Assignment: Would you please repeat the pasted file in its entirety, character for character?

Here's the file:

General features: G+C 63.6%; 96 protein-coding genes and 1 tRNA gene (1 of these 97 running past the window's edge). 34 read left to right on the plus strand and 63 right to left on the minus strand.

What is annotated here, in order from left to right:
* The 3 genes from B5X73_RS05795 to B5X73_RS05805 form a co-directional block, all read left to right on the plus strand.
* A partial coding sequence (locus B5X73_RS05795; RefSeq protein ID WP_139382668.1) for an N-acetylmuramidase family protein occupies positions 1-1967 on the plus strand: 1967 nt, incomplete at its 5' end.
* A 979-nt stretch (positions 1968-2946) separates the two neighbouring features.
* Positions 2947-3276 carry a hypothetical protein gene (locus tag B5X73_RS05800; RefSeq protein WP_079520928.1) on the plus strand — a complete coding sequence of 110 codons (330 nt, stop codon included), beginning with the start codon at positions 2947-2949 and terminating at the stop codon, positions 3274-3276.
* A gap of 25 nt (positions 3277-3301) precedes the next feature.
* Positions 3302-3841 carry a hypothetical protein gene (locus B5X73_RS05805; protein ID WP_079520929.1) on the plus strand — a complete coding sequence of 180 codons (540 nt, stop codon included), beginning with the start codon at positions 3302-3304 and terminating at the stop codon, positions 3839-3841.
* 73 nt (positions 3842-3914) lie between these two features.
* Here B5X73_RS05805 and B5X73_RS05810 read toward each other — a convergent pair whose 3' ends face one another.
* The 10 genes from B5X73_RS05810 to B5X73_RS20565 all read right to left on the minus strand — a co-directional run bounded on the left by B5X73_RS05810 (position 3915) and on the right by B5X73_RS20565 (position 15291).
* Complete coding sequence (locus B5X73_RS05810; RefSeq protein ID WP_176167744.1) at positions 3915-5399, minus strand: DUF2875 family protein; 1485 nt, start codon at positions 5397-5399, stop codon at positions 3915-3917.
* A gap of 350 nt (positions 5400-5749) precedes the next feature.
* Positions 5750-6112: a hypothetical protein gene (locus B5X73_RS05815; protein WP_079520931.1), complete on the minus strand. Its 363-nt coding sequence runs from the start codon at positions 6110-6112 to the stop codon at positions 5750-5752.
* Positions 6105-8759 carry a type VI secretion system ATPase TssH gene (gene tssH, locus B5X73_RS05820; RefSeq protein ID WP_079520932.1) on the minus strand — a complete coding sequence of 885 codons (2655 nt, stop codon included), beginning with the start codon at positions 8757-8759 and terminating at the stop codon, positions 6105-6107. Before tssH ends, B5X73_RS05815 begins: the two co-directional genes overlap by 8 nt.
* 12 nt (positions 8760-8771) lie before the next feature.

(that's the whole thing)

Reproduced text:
General features: G+C 63.6%; 96 protein-coding genes and 1 tRNA gene (1 of these 97 running past the window's edge). 34 read left to right on the plus strand and 63 right to left on the minus strand.

What is annotated here, in order from left to right:
* The 3 genes from B5X73_RS05795 to B5X73_RS05805 form a co-directional block, all read left to right on the plus strand.
* A partial coding sequence (locus B5X73_RS05795; RefSeq protein ID WP_139382668.1) for an N-acetylmuramidase family protein occupies positions 1-1967 on the plus strand: 1967 nt, incomplete at its 5' end.
* A 979-nt stretch (positions 1968-2946) separates the two neighbouring features.
* Positions 2947-3276 carry a hypothetical protein gene (locus tag B5X73_RS05800; RefSeq protein WP_079520928.1) on the plus strand — a complete coding sequence of 110 codons (330 nt, stop codon included), beginning with the start codon at positions 2947-2949 and terminating at the stop codon, positions 3274-3276.
* A gap of 25 nt (positions 3277-3301) precedes the next feature.
* Positions 3302-3841 carry a hypothetical protein gene (locus B5X73_RS05805; protein ID WP_079520929.1) on the plus strand — a complete coding sequence of 180 codons (540 nt, stop codon included), beginning with the start codon at positions 3302-3304 and terminating at the stop codon, positions 3839-3841.
* 73 nt (positions 3842-3914) lie between these two features.
* Here B5X73_RS05805 and B5X73_RS05810 read toward each other — a convergent pair whose 3' ends face one another.
* The 10 genes from B5X73_RS05810 to B5X73_RS20565 all read right to left on the minus strand — a co-directional run bounded on the left by B5X73_RS05810 (position 3915) and on the right by B5X73_RS20565 (position 15291).
* Complete coding sequence (locus B5X73_RS05810; RefSeq protein ID WP_176167744.1) at positions 3915-5399, minus strand: DUF2875 family protein; 1485 nt, start codon at positions 5397-5399, stop codon at positions 3915-3917.
* A gap of 350 nt (positions 5400-5749) precedes the next feature.
* Positions 5750-6112: a hypothetical protein gene (locus B5X73_RS05815; protein WP_079520931.1), complete on the minus strand. Its 363-nt coding sequence runs from the start codon at positions 6110-6112 to the stop codon at positions 5750-5752.
* Positions 6105-8759 carry a type VI secretion system ATPase TssH gene (gene tssH, locus B5X73_RS05820; RefSeq protein ID WP_079520932.1) on the minus strand — a complete coding sequence of 885 codons (2655 nt, stop codon included), beginning with the start codon at positions 8757-8759 and terminating at the stop codon, positions 6105-6107. Before tssH ends, B5X73_RS05815 begins: the two co-directional genes overlap by 8 nt.
* 12 nt (positions 8760-8771) lie before the next feature.